Anaphylaxis symptomsExperts were believed to have found a method for reducing the impact or symptoms of anaphylactic shock. This study was led by Dr Alirio Melendez and Prof Eddy Liew based at the University of Glasgow’s Biomedical Research Centre.

Scientists from Glasgow have identified a molecule which seems to increase the allergic reaction. In addition, they have successfully developed a biological agent in order to reduce the symptoms. This molecule was believed to cause a huge reduction in the number of critical cases of anaphylactic shock across the world.

Anaphylaxis is known to be a severe allergic reaction. Apparently, its symptoms include difficulty in breathing, generalized flushing and could even result in heart attack and death. It was noted that common causes of anaphylaxis include foods such as peanuts, tree nuts, sesame, fish, shellfish, dairy products and eggs. Whereas non-food causes include wasp or bee stings, natural latex or rubber, penicillin or any other treatment or injection.

Dr Melendez said that, “We looked at a number of patients who had experienced anaphylaxis during surgery and found that they had very high levels of the molecule IL-33. IL-33 is a relatively new discovery and its part in anaphylaxis (or any pathology) has not been greatly understood.”

Dr Melendez claimed that IL-33 plays an essential role in immensely increasing the inflammation which was experienced during a period of anaphylactic shock. This led them to find out ways to decrease its impact. It was observed that an anaphylactic shock quickly causes a huge inflammatory reaction which is frequently so severe that it restricts breathing.

Dr Melendez was of the opinion that the severity of the shock seemed to be connected to the IL-33 molecule, which appears to act as an amplifier to the inflammatory reaction. Evidently, this could lead to a critical constriction of the airway and may ultimately lead to death.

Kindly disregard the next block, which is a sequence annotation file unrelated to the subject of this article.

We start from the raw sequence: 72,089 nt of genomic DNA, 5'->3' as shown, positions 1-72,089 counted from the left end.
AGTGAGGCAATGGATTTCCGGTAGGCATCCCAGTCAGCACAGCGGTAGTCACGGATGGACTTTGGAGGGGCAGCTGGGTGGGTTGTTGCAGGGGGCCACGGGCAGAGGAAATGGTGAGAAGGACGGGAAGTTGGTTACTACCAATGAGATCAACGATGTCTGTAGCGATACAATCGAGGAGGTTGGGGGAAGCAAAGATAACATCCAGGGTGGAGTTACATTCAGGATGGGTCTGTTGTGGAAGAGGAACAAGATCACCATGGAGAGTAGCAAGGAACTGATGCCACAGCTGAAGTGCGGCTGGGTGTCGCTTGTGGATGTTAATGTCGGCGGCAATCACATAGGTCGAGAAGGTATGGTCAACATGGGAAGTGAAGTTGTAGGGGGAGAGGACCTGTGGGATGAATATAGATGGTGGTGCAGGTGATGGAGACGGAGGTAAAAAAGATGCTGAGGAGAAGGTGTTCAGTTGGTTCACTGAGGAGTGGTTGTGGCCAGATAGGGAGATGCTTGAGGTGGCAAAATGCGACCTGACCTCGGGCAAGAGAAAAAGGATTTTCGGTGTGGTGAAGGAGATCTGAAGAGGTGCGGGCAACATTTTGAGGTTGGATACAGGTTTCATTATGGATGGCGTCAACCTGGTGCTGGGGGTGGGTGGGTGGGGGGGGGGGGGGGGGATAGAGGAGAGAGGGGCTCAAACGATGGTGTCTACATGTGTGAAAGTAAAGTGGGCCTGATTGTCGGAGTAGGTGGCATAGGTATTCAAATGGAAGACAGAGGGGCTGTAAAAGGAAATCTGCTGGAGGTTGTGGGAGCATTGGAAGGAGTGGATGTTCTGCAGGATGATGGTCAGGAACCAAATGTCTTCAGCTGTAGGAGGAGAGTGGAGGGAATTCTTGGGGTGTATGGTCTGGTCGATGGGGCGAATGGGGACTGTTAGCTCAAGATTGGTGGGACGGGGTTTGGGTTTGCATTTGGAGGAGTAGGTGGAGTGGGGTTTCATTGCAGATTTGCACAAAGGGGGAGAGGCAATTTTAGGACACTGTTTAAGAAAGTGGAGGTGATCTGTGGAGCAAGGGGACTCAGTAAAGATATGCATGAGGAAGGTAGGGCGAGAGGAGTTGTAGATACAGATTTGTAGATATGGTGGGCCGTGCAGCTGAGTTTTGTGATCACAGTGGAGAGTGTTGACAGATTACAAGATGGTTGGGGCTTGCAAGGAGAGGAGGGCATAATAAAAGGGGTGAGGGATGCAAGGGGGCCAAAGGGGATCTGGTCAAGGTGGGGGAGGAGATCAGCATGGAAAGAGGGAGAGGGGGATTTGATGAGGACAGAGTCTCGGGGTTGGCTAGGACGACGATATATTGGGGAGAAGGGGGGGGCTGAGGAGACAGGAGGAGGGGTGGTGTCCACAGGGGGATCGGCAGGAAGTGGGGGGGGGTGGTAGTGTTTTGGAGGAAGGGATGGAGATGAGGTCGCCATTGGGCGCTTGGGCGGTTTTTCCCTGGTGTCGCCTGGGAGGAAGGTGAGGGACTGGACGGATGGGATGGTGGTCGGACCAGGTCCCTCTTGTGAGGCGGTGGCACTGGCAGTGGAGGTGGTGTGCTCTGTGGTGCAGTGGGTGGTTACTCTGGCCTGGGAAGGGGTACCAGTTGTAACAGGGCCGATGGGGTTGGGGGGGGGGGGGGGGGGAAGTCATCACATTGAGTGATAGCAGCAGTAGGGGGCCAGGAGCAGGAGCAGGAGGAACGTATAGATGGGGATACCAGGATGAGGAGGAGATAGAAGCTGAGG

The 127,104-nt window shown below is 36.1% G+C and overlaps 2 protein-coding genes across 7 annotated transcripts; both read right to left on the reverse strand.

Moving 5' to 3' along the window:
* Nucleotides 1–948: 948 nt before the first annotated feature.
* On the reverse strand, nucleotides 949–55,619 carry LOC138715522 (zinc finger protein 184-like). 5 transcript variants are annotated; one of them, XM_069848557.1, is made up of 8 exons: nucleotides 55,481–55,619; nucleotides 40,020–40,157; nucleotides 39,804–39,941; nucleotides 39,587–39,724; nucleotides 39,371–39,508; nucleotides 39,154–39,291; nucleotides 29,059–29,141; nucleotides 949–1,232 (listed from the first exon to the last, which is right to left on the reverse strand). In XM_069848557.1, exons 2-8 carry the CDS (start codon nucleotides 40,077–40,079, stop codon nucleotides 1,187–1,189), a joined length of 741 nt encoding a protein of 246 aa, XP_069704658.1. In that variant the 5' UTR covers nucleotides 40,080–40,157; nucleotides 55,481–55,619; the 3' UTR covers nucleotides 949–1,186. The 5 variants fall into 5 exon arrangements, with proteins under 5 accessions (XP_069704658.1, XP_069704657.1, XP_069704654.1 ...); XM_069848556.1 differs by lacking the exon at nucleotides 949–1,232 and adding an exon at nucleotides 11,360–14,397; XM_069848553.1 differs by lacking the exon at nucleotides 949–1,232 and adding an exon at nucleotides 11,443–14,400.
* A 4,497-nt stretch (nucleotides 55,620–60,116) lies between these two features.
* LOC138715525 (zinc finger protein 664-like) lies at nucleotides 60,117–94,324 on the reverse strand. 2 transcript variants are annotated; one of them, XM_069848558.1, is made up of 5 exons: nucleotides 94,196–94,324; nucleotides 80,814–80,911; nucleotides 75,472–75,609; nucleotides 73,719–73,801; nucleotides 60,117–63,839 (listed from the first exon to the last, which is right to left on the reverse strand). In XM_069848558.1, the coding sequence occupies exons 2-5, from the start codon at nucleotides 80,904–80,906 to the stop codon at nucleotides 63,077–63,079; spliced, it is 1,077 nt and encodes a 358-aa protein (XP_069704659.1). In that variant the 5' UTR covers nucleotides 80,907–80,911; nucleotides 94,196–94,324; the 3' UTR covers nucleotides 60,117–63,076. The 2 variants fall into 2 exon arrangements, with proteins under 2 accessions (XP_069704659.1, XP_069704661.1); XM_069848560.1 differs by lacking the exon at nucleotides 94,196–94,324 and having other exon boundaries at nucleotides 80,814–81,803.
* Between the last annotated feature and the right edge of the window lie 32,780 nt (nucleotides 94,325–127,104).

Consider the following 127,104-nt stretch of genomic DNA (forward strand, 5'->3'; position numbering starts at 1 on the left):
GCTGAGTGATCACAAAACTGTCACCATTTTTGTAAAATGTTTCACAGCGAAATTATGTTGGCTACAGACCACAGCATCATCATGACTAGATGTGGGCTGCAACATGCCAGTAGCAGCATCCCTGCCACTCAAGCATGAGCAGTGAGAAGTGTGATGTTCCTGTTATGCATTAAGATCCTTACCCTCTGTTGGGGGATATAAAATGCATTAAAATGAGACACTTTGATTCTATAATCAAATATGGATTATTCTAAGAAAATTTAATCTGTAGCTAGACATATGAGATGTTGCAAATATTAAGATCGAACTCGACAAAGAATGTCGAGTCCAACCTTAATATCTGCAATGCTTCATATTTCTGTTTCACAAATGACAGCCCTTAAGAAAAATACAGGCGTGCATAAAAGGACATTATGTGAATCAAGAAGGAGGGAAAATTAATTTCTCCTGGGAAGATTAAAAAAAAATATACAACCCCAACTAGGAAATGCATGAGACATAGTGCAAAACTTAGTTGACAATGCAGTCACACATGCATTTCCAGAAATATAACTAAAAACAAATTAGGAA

He further says that, “Our study suggests that patients with the most severe anaphylactic reactions have very high levels of IL33 in their system. In basic terms, without the IL33 molecule, the allergic reaction experienced would be far less severe, greatly reducing the risk of death.”

For the purpose of the study, they effectively utilized a mouse model in order to demonstrate that blocking the IL-33 molecule may perhaps reduce the severity of the attack.

“We used what is called a soluble receptor to block the influence of the IL-33. Introducing the soluble receptor – ST2 – blocked the inflammatory response normally prompted by IL-33. This approach does not stop the allergic reaction altogether. It blocks the amplification of the reaction triggered by IL-33, not the allergic response itself,” continued Dr Melendez

“Our current strategy is to utilize the soluble receptor for IL-33 (sST2) to validate as a potential biological agent that can potentially be used to target IL-33 during an anaphylactic shock. At the same time, we are looking at the intracellular signaling mechanisms by which IL-33 stimulates cellular responses in order to identify potential novel target,” elucidates Dr Melendez.

According to Dr Melendez, the study findings are crucial as it could assist them in developing better treatments for this serious condition. Also, experts are trying out possibilities to create a suitable therapeutic to treat anaphylaxis.

“We are now further studying the role of IL-33 in anaphylaxis and similar disorders, and our plans are to further these studies on food, venoms and drugs-mediated anaphylaxis,” claims Dr Melendez.
Lynne Regent, Chief Executive of The Anaphylaxis Campaign, said that, “The results of the study, led by Dr Melendez and Prof. Liew at The University of Glasgow, are encouraging. We would hope to see this work developed further to a point where it could be of real benefit to people living with Anaphylaxis or at risk of severe allergic reaction.”

He further stated that, the Anaphylaxis Campaign appears to be completely supportive to this trustworthy study. However, he says that it would be remarkable when these findings could be conveyed to the allergic population with the assistance of adequate allergy services. The team found that the novel cytokine which is an immune hormone – IL-33 seems to play a significant role in the development of anaphylaxis.

The findings have been published in the journal, Proceedings of the National Association of Sciences of the USA (PNAS).